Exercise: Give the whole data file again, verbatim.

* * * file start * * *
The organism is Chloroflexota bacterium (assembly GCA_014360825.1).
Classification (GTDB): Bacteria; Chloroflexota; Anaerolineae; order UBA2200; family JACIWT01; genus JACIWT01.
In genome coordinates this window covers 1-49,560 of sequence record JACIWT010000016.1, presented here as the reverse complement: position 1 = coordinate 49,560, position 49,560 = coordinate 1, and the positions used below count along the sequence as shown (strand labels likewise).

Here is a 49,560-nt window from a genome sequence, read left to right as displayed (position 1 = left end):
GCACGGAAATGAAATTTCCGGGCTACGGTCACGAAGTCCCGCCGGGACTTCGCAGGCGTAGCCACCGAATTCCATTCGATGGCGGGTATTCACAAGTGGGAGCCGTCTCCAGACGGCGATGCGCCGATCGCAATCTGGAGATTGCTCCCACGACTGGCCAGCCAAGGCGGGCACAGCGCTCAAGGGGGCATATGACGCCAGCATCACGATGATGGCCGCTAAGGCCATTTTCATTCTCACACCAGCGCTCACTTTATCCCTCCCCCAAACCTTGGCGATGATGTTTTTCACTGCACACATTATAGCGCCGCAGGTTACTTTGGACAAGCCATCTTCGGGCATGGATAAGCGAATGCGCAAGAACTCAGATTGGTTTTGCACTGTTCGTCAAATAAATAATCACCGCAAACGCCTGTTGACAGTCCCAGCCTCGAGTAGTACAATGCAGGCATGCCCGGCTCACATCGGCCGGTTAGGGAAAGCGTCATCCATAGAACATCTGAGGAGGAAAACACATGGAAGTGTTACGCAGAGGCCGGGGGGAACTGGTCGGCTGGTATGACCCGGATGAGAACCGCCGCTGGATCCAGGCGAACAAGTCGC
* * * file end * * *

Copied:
The organism is Chloroflexota bacterium (assembly GCA_014360825.1).
Classification (GTDB): Bacteria; Chloroflexota; Anaerolineae; order UBA2200; family JACIWT01; genus JACIWT01.
In genome coordinates this window covers 1-49,560 of sequence record JACIWT010000016.1, presented here as the reverse complement: position 1 = coordinate 49,560, position 49,560 = coordinate 1, and the positions used below count along the sequence as shown (strand labels likewise).

Here is a 49,560-nt window from a genome sequence, read left to right as displayed (position 1 = left end):
GCACGGAAATGAAATTTCCGGGCTACGGTCACGAAGTCCCGCCGGGACTTCGCAGGCGTAGCCACCGAATTCCATTCGATGGCGGGTATTCACAAGTGGGAGCCGTCTCCAGACGGCGATGCGCCGATCGCAATCTGGAGATTGCTCCCACGACTGGCCAGCCAAGGCGGGCACAGCGCTCAAGGGGGCATATGACGCCAGCATCACGATGATGGCCGCTAAGGCCATTTTCATTCTCACACCAGCGCTCACTTTATCCCTCCCCCAAACCTTGGCGATGATGTTTTTCACTGCACACATTATAGCGCCGCAGGTTACTTTGGACAAGCCATCTTCGGGCATGGATAAGCGAATGCGCAAGAACTCAGATTGGTTTTGCACTGTTCGTCAAATAAATAATCACCGCAAACGCCTGTTGACAGTCCCAGCCTCGAGTAGTACAATGCAGGCATGCCCGGCTCACATCGGCCGGTTAGGGAAAGCGTCATCCATAGAACATCTGAGGAGGAAAACACATGGAAGTGTTACGCAGAGGCCGGGGGGAACTGGTCGGCTGGTATGACCCGGATGAGAACCGCCGCTGGATCCAGGCGAACAAGTCGC